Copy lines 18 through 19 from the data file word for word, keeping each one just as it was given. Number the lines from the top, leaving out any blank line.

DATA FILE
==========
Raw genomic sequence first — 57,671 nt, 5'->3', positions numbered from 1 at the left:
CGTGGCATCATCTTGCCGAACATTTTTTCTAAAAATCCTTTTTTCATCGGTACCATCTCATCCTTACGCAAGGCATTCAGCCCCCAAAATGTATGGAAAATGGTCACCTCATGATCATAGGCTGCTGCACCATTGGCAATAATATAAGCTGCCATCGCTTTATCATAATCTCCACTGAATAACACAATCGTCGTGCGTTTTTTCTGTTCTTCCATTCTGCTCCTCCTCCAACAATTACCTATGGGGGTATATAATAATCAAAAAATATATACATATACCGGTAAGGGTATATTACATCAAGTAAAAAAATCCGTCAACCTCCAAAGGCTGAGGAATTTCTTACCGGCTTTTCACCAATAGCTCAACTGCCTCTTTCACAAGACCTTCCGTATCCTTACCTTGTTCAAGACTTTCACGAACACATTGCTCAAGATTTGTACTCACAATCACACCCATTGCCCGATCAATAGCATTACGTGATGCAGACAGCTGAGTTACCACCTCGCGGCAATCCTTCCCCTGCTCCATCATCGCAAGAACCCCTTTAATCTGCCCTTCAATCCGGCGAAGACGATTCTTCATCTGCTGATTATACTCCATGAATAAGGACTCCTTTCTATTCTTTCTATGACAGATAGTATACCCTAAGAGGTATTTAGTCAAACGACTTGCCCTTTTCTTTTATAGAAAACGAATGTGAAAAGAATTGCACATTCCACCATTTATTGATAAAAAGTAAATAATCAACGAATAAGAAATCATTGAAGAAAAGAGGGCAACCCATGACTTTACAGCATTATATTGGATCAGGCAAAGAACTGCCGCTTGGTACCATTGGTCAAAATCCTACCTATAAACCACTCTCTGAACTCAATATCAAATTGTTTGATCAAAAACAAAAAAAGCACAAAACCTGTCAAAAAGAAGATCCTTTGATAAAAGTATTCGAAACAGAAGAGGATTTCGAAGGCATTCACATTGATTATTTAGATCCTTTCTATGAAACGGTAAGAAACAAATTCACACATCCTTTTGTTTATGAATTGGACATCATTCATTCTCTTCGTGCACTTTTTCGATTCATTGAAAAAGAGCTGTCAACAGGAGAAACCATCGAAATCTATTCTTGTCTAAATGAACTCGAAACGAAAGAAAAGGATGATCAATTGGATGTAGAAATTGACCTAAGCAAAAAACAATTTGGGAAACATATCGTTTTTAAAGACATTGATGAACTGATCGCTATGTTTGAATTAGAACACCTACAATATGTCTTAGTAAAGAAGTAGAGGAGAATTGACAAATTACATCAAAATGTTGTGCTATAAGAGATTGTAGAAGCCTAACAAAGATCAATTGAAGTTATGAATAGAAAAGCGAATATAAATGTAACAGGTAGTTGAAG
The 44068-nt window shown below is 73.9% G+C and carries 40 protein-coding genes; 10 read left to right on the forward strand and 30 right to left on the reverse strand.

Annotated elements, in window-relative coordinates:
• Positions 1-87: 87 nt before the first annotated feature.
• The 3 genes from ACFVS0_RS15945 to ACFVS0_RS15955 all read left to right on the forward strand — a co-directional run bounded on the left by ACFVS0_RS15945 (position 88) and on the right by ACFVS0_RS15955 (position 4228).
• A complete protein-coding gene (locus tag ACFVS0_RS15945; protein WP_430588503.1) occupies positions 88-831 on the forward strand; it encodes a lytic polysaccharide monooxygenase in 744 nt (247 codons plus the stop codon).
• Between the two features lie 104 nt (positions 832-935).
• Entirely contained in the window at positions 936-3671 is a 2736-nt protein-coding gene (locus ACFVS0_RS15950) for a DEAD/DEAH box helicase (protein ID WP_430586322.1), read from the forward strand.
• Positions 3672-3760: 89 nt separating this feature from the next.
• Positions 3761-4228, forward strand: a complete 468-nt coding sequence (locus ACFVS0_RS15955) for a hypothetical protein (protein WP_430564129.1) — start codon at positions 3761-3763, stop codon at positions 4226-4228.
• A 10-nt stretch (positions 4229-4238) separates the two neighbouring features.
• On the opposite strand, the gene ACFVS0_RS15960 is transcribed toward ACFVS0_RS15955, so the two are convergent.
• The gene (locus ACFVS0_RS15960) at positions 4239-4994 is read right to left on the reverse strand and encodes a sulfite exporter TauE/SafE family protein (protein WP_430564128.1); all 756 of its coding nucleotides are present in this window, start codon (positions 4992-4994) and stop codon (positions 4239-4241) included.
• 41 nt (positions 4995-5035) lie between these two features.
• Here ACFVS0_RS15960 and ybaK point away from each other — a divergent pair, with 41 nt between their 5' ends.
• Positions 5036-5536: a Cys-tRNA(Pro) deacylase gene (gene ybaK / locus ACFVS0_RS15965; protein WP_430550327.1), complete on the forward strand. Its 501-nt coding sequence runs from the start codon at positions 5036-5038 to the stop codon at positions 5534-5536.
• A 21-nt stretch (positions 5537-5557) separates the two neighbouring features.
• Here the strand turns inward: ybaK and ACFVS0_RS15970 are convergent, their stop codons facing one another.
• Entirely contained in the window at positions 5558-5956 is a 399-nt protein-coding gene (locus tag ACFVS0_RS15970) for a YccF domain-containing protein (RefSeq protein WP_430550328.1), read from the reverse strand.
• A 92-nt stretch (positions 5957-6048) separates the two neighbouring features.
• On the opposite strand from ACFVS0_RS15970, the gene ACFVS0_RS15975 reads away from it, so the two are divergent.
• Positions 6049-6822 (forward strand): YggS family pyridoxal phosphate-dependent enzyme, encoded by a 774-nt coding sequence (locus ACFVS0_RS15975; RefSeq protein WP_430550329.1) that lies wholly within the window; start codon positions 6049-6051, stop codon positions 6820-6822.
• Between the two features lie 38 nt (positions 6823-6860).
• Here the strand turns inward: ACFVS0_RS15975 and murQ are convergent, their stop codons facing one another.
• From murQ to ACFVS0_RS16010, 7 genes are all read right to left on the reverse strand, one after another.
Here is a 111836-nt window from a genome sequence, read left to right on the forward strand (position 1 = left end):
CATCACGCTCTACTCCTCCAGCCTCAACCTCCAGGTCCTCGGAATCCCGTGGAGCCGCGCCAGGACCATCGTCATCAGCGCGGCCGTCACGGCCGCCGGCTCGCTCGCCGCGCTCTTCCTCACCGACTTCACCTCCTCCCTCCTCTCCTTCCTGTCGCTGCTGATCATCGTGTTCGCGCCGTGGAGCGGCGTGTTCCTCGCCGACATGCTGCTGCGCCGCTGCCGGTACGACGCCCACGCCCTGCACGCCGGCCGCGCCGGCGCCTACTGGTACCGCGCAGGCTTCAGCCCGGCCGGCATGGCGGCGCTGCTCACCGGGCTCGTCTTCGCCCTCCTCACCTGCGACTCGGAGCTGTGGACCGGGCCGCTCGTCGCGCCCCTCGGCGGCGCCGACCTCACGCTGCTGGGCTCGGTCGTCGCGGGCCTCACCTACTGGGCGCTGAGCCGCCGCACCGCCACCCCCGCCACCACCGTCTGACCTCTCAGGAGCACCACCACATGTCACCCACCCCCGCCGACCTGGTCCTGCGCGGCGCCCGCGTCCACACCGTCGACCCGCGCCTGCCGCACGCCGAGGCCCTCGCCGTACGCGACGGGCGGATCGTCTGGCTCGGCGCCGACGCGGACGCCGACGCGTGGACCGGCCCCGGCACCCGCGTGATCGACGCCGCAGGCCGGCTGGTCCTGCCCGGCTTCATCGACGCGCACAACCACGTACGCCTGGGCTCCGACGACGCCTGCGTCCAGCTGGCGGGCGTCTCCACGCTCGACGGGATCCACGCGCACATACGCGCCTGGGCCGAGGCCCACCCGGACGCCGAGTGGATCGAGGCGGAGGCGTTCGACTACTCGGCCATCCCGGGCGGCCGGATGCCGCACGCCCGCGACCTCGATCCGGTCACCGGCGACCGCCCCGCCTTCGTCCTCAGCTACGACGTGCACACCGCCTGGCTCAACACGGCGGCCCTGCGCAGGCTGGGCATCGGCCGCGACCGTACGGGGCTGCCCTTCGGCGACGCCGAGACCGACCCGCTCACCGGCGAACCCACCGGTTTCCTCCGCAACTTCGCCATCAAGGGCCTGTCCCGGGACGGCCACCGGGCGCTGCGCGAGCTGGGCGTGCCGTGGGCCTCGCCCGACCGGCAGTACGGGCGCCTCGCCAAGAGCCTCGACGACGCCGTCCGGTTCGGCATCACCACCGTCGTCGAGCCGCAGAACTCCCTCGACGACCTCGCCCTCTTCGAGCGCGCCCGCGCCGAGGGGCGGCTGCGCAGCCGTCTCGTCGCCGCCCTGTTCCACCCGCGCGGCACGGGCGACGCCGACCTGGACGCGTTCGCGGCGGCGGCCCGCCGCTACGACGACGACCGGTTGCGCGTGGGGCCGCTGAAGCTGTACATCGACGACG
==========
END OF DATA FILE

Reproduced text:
• A 21-nt stretch (positions 5537-5557) separates the two neighbouring features.
• Here the strand turns inward: ybaK and ACFVS0_RS15970 are convergent, their stop codons facing one another.